Congratulations to the Colorado Board of Health, which did the right thing by rejecting proposed regulations that would have put medical marijuana dealers out of business and deprived thousands of Coloradans the drug they need.
One major component of the regulations would have limited medical marijuana dispensaries to five clients. The proposals alone have held back the establishment of medical marijuana businesses, as entrepreneurs put their plans on hold in anticipation of new regulations. With Monday’s decision, new marijuana dispensaries should begin opening throughout Colorado.
Colorado voters long ago made up their minds on the issue of medical pot, voting in 2000 to approve it with an amendment to the state constitution. The largest medical marijuana dispensary is in Colorado Springs. It, like others, has the right to dispense marijuana to an unlimited number of patients who have prescriptions for the drug.
Dr. Ned Calonge, chief medical officer for the Colorado Health Department, supported the proposed rule changes. Calonge complained about one doctor who recommended 200 people for medical marijuana in a day. He said his staff isn’t prepared to process a large volume of medical marijuana patients signing up for the registry.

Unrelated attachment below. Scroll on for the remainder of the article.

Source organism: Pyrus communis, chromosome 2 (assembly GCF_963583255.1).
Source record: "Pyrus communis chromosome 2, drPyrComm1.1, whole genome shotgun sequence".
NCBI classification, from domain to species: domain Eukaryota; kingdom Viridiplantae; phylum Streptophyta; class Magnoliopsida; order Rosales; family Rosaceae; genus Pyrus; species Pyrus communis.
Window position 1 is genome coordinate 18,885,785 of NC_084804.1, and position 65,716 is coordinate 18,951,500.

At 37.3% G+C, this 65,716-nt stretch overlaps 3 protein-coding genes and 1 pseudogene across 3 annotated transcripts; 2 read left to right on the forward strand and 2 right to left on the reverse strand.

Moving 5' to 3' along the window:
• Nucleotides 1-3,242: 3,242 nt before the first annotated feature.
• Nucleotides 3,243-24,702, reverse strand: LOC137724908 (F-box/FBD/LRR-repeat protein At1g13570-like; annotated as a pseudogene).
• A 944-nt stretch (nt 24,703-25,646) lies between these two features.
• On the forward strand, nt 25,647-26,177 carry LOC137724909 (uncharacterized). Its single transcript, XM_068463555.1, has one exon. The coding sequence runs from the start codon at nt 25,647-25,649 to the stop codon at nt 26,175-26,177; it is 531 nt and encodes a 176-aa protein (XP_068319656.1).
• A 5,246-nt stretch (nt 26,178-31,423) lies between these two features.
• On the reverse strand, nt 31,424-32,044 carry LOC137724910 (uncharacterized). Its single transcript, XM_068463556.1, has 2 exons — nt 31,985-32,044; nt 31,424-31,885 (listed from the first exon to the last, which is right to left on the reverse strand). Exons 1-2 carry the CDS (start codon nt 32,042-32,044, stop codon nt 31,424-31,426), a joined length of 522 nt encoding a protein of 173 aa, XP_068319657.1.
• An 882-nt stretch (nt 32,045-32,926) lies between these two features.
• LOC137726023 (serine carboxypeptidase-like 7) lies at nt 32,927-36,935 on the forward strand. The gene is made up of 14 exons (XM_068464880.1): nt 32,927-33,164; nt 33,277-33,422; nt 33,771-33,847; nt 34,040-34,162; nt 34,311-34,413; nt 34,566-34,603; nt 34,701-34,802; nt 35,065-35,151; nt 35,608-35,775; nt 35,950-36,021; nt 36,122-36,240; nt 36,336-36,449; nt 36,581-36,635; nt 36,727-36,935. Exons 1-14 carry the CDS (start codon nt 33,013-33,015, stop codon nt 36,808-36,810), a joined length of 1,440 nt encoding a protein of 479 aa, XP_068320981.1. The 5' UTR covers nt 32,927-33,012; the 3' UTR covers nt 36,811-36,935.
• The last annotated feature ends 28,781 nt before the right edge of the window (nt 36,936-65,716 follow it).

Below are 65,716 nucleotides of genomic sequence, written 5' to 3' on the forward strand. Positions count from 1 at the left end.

In other words, Calonge was not too worried about people in chronic pain — people suffering from cancer, AIDS or glaucoma. He was more concerned about his agency’s ability to cope, so to heck with the fact proposed new regulations would ruin small-business owners and cause patients to suffer.
If the registry is such a concern, Dr. Calonge, why don’t you recommend eliminating it? A patient should not have to register with the state to use a common weed his or her physician recommends.
To abide by the law, medical marijuana sellers and prescribers call themselves “caregivers.” Holly Dodge, a deputy district attorney for the 4th Judicial district, said no “caregiver” could tend to hundreds of patients.
“That’s not caregiving; that’s marijuana growth. That’s distribution,” Dodge said, explaining that she was speaking for DA’s offices throughout Colorado.
Oh, please. Most physicians in this country each see thousands of patients a year, and some prescribe hard pain-killing narcotics — i.e., Vicodin, codeine, Percocet and morphine — as if they were candy. Average pharmacists dispense thousands of prescriptions for hard narcotics in a year, not hundreds. Prosecutors and state health officials should be delighted that some patients can get by with a milder, safer, less physically addictive drug that is easy to grow.
It’s hard to imagine why the Board of Health spent much time at all pondering regulations that flew in the face of the electorate’s clear desire. Fortunately, board members did the right thing and nixed the ridiculous proposals.